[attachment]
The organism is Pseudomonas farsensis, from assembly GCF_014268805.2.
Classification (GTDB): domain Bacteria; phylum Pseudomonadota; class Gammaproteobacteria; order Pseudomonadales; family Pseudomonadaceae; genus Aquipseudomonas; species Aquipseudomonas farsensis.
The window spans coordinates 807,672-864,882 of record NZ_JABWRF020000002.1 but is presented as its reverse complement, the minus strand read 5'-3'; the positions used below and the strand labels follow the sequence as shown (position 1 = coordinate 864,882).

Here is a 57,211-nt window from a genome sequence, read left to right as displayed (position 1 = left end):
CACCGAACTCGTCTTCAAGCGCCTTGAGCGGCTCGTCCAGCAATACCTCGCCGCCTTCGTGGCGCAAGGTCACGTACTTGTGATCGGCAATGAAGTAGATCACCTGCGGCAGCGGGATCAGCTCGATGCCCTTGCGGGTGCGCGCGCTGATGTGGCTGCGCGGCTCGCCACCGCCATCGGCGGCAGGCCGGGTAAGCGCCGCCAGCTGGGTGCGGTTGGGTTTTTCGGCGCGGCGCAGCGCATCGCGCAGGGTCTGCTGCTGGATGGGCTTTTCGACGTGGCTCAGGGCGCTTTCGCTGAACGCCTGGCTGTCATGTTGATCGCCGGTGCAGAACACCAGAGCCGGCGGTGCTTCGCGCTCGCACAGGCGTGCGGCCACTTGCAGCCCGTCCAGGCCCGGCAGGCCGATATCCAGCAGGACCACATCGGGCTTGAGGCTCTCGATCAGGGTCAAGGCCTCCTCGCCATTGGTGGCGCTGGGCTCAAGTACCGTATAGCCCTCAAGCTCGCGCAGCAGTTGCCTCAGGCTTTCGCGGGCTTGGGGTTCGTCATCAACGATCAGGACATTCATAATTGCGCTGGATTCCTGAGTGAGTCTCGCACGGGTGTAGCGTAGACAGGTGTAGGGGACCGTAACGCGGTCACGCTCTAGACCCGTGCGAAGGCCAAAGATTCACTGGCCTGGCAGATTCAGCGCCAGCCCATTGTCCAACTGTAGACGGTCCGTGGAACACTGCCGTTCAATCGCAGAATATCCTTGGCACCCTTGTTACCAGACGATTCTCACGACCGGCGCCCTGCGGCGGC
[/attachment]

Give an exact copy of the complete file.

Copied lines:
The organism is Pseudomonas farsensis, from assembly GCF_014268805.2.
Classification (GTDB): domain Bacteria; phylum Pseudomonadota; class Gammaproteobacteria; order Pseudomonadales; family Pseudomonadaceae; genus Aquipseudomonas; species Aquipseudomonas farsensis.
The window spans coordinates 807,672-864,882 of record NZ_JABWRF020000002.1 but is presented as its reverse complement, the minus strand read 5'-3'; the positions used below and the strand labels follow the sequence as shown (position 1 = coordinate 864,882).

Here is a 57,211-nt window from a genome sequence, read left to right as displayed (position 1 = left end):
CACCGAACTCGTCTTCAAGCGCCTTGAGCGGCTCGTCCAGCAATACCTCGCCGCCTTCGTGGCGCAAGGTCACGTACTTGTGATCGGCAATGAAGTAGATCACCTGCGGCAGCGGGATCAGCTCGATGCCCTTGCGGGTGCGCGCGCTGATGTGGCTGCGCGGCTCGCCACCGCCATCGGCGGCAGGCCGGGTAAGCGCCGCCAGCTGGGTGCGGTTGGGTTTTTCGGCGCGGCGCAGCGCATCGCGCAGGGTCTGCTGCTGGATGGGCTTTTCGACGTGGCTCAGGGCGCTTTCGCTGAACGCCTGGCTGTCATGTTGATCGCCGGTGCAGAACACCAGAGCCGGCGGTGCTTCGCGCTCGCACAGGCGTGCGGCCACTTGCAGCCCGTCCAGGCCCGGCAGGCCGATATCCAGCAGGACCACATCGGGCTTGAGGCTCTCGATCAGGGTCAAGGCCTCCTCGCCATTGGTGGCGCTGGGCTCAAGTACCGTATAGCCCTCAAGCTCGCGCAGCAGTTGCCTCAGGCTTTCGCGGGCTTGGGGTTCGTCATCAACGATCAGGACATTCATAATTGCGCTGGATTCCTGAGTGAGTCTCGCACGGGTGTAGCGTAGACAGGTGTAGGGGACCGTAACGCGGTCACGCTCTAGACCCGTGCGAAGGCCAAAGATTCACTGGCCTGGCAGATTCAGCGCCAGCCCATTGTCCAACTGTAGACGGTCCGTGGAACACTGCCGTTCAATCGCAGAATATCCTTGGCACCCTTGTTACCAGACGATTCTCACGACCGGCGCCCTGCGGCGGC